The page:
THE LETTER 02 (Autumn 1994) pages 1-46
It must surely have struck the reader of the Ecrits how often Lacan refers to Kant. The reader of the Seminars is so familiar with this reference to the great philosopher of Koningsberg that in the long run he is erroneously going to take it for granted.
When Jacques -Alain Miller starts the sixth chapter of Television with the invitation to make a stand against Kant, he is not only aware of the fact that his question is stimulating, he also realizes that it nourishes a fundamental ambiguity. This ambiguity is revealed by two possible characterizations of Lacan: “Lacan, philosopher amongst analysts” versus “Lacan, analyst amongst philosophers”. Miller had supported the philosopher Lacan when he invited him to give a lecture on the foundations of Fregian logic during his 1963-1964 seminar. When he abandons his masters Canguilhem and Althusser, he will do so to join Lacan, the analyst.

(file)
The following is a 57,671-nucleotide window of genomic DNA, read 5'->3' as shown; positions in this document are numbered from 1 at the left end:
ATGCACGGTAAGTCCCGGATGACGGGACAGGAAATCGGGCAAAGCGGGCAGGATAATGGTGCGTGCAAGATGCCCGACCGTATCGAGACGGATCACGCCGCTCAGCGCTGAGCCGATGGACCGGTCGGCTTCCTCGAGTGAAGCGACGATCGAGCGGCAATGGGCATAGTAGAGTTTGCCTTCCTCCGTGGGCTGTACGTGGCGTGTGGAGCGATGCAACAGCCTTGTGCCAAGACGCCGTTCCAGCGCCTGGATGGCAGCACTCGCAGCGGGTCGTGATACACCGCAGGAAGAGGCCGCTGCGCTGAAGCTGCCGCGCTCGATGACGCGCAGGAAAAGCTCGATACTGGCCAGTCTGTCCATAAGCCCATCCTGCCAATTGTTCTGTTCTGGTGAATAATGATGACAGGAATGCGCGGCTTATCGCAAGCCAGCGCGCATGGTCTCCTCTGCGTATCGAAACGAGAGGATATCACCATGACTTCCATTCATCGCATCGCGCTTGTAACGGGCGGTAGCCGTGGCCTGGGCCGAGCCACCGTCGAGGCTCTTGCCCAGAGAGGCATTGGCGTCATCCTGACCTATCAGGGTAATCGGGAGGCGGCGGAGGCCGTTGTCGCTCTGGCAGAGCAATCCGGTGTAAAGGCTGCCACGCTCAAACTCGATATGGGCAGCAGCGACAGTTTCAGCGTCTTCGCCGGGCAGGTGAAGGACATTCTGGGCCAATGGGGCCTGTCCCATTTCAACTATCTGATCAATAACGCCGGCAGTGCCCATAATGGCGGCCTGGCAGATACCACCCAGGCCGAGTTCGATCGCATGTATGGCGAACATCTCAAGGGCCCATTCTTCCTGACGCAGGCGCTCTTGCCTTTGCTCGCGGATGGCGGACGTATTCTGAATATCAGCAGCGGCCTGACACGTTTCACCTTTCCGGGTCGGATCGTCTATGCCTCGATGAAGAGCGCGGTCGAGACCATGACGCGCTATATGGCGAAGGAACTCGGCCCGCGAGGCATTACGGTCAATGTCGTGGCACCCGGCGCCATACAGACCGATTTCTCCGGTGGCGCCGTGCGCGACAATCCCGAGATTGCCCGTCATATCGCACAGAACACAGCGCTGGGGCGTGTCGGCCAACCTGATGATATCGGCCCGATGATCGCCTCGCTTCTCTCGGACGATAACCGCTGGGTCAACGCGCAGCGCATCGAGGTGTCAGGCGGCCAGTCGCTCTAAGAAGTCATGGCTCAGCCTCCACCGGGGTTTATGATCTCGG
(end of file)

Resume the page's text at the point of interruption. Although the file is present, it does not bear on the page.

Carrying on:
So, it shouldn’t come as a surprise to us when we once more find both of these views of Lacan in a debate which, although it announces itself as strictly philosophical, will not escape from the aforementioned poly valence. “Three questions summarize Kant – see the Canon of the First Critique – what he calls “the interest of our reason”: “What can I know?, What ought I to do?, What may I hope for?”(T)
By provoking an answer, a critique, a refutation from either a philosophical angle or a psychoanalytic angle, one makes room for both a…